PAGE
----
More dollars for Atlantic Canada recruitment
Prince Edward Island HEIs are getting $1.5m from the Canadian central government and local funds in order to attract more international students to stay and work in the province.
This funding from the Atlantic Canada Opportunities Agency’s Business Development Program will go to helping the University of Prince Edward, Holland College and Collège de l’Île.
“We have a strong relationship with the Bahamas and Bermuda”
UPEI will get $932,068 while Holland College will receive $437,175. An addition of $176,625 will be split between the three schools through the Department of Workforce and Advanced Learning.
The investments will further support the Study and Stay program, an initiative to attract a professional workforce and drive economic growth of the region.
Holland College offers more than 65 credentials in a wide variety of areas including culinary, marine training, applied sciences, and communications in 12 campuses and centres across the providence.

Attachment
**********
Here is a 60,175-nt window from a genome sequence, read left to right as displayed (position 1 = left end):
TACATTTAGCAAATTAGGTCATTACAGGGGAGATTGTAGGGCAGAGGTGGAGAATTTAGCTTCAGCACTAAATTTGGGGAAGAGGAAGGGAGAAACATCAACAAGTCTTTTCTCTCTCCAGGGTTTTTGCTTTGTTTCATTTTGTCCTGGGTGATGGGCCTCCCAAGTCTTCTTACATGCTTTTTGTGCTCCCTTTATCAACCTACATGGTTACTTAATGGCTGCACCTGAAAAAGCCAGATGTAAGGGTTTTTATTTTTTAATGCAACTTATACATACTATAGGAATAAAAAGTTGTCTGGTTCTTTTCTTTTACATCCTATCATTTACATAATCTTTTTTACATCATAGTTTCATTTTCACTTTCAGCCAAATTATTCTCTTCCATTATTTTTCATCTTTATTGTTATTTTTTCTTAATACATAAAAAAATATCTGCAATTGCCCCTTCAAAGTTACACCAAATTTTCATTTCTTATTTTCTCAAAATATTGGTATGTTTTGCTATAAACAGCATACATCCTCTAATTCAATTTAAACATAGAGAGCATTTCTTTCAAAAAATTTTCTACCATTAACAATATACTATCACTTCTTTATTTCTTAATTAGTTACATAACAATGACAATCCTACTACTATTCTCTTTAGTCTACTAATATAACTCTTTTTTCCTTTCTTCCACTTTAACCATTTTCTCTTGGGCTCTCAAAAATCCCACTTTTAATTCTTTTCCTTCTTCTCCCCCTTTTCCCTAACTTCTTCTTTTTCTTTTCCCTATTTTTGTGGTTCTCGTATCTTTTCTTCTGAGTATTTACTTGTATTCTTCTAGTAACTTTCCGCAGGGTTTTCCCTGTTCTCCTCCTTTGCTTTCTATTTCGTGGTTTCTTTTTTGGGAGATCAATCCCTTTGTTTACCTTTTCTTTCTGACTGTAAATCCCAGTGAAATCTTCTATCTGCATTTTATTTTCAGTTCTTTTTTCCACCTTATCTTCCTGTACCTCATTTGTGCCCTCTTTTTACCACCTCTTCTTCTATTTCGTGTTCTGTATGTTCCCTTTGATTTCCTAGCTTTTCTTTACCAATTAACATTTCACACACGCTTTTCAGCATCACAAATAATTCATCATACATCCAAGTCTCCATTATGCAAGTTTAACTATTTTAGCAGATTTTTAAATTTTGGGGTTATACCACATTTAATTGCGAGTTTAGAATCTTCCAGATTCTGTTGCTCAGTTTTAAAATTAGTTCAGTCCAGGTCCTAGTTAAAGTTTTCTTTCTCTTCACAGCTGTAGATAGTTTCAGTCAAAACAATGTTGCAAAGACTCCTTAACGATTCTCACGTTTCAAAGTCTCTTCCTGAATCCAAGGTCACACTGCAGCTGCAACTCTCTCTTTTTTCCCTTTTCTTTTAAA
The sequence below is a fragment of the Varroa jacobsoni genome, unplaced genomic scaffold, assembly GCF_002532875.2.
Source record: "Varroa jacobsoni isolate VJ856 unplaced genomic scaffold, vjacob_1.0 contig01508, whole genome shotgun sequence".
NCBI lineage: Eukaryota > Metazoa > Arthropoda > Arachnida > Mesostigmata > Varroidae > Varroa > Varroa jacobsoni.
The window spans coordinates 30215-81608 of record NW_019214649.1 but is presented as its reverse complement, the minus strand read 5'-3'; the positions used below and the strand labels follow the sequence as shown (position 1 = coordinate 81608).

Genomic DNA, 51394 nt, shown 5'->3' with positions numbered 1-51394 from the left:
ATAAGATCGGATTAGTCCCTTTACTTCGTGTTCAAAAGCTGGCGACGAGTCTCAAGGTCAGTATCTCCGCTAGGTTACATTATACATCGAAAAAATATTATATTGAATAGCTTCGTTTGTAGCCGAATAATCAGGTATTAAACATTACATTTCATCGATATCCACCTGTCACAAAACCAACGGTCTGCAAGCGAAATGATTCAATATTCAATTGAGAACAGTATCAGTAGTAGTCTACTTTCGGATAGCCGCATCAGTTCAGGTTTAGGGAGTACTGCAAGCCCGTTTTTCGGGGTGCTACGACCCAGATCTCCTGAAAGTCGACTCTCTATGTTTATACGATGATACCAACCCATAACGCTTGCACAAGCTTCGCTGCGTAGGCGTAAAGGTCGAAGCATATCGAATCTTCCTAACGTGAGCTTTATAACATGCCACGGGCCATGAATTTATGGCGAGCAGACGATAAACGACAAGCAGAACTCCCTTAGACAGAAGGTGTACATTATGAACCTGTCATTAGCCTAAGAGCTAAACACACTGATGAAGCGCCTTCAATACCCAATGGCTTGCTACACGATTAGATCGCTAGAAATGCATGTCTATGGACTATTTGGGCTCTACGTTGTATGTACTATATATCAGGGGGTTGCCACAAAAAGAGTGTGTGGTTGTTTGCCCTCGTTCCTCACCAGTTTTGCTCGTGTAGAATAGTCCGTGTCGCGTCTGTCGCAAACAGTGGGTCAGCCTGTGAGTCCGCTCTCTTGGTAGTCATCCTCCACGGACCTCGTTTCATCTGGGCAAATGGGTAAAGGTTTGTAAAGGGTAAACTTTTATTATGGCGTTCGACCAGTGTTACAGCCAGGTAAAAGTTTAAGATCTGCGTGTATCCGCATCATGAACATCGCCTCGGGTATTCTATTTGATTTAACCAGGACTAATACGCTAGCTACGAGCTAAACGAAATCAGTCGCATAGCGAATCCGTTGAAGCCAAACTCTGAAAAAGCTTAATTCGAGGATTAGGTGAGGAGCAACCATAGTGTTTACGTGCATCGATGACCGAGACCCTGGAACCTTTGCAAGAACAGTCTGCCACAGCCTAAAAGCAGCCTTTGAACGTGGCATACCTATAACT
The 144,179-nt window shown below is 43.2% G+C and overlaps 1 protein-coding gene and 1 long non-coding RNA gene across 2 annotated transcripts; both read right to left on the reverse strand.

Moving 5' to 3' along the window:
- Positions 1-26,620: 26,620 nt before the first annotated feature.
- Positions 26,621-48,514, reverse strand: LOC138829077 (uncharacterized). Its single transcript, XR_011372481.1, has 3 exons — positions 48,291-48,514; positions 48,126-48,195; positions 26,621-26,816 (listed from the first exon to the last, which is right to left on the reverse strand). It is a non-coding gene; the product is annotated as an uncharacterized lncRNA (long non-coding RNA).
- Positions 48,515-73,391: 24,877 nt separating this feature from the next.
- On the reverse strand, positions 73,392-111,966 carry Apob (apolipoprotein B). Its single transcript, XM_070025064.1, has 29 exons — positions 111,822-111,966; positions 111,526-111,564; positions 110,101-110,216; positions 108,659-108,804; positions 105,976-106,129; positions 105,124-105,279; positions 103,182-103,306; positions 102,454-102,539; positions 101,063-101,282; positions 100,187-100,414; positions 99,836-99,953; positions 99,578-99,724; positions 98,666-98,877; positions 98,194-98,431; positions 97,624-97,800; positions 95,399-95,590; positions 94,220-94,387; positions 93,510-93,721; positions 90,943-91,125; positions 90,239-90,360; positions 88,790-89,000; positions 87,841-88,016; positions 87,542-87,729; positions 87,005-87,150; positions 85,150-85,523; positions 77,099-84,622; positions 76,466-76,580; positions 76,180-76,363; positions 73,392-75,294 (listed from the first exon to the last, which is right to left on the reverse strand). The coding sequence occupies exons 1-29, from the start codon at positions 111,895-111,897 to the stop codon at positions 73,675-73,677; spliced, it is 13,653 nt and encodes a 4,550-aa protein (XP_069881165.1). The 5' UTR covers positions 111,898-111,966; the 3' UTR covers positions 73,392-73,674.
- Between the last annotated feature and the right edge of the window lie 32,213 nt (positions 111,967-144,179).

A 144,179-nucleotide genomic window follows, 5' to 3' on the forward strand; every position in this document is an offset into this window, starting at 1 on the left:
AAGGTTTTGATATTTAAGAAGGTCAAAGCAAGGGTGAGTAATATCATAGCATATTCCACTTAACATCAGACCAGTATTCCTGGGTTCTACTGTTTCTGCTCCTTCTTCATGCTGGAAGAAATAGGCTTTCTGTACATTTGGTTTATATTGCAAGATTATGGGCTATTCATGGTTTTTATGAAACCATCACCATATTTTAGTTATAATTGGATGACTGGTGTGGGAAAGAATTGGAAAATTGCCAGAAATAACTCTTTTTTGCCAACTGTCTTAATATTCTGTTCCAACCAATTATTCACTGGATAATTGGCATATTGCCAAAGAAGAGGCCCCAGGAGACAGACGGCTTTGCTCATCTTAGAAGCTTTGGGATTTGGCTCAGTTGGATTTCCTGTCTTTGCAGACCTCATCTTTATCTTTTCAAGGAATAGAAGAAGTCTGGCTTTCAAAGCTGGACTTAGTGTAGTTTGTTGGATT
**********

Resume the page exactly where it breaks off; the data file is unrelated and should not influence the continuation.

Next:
Michael O’Grady, Vice President and head of recruitment noted that these programs are “related to local and regional labour force requirements”.
“Our programs enable enable students to acquire the skills that they need to become contributing members of our island society,” O’Grady told The PIE News.
The vice president added that the institution does work with immigration services and other organisations to ensure students are integrated smoothly into the community, but O’Grady told The PIE the island is naturally welcoming.
“Prince Edward Island has one of the lowest crime rates in North America, so many of our international students are impressed with how safe they feel here,” he said.
With the funding, the college works to attract international students from more than 50 countries, with Bermuda and the Bahamas leading the way.
“Over the years we have developed a strong relationship with the Bahamas and Bermuda, based on similar areas of programming interest, such as Hospitality and Marine training. We also share commonalities in our history and culture which have helped to solidify the relationship,” O’Grady explained.
The college hopes to double their international numbers over the next three years.